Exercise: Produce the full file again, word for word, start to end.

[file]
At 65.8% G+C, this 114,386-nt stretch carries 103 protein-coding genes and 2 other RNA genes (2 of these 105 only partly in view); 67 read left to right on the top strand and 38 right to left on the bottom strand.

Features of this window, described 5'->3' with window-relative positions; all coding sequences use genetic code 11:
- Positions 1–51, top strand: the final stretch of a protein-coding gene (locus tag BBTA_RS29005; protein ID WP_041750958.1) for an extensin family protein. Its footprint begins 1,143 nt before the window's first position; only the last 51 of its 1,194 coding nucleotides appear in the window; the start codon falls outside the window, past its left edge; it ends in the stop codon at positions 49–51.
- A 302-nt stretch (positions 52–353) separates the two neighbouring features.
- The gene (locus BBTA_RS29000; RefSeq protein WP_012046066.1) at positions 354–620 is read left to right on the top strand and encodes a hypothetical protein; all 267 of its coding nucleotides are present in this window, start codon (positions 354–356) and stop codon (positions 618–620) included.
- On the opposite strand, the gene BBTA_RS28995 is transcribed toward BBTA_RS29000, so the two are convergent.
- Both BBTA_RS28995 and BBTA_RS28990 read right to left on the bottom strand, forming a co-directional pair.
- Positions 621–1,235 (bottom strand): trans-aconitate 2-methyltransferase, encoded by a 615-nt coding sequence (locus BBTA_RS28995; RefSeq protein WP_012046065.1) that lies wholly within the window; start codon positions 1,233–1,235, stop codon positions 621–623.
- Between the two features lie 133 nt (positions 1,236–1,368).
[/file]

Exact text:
At 65.8% G+C, this 114,386-nt stretch carries 103 protein-coding genes and 2 other RNA genes (2 of these 105 only partly in view); 67 read left to right on the top strand and 38 right to left on the bottom strand.

Features of this window, described 5'->3' with window-relative positions; all coding sequences use genetic code 11:
- Positions 1–51, top strand: the final stretch of a protein-coding gene (locus tag BBTA_RS29005; protein ID WP_041750958.1) for an extensin family protein. Its footprint begins 1,143 nt before the window's first position; only the last 51 of its 1,194 coding nucleotides appear in the window; the start codon falls outside the window, past its left edge; it ends in the stop codon at positions 49–51.
- A 302-nt stretch (positions 52–353) separates the two neighbouring features.
- The gene (locus BBTA_RS29000; RefSeq protein WP_012046066.1) at positions 354–620 is read left to right on the top strand and encodes a hypothetical protein; all 267 of its coding nucleotides are present in this window, start codon (positions 354–356) and stop codon (positions 618–620) included.
- On the opposite strand, the gene BBTA_RS28995 is transcribed toward BBTA_RS29000, so the two are convergent.
- Both BBTA_RS28995 and BBTA_RS28990 read right to left on the bottom strand, forming a co-directional pair.
- Positions 621–1,235 (bottom strand): trans-aconitate 2-methyltransferase, encoded by a 615-nt coding sequence (locus BBTA_RS28995; RefSeq protein WP_012046065.1) that lies wholly within the window; start codon positions 1,233–1,235, stop codon positions 621–623.
- Between the two features lie 133 nt (positions 1,236–1,368).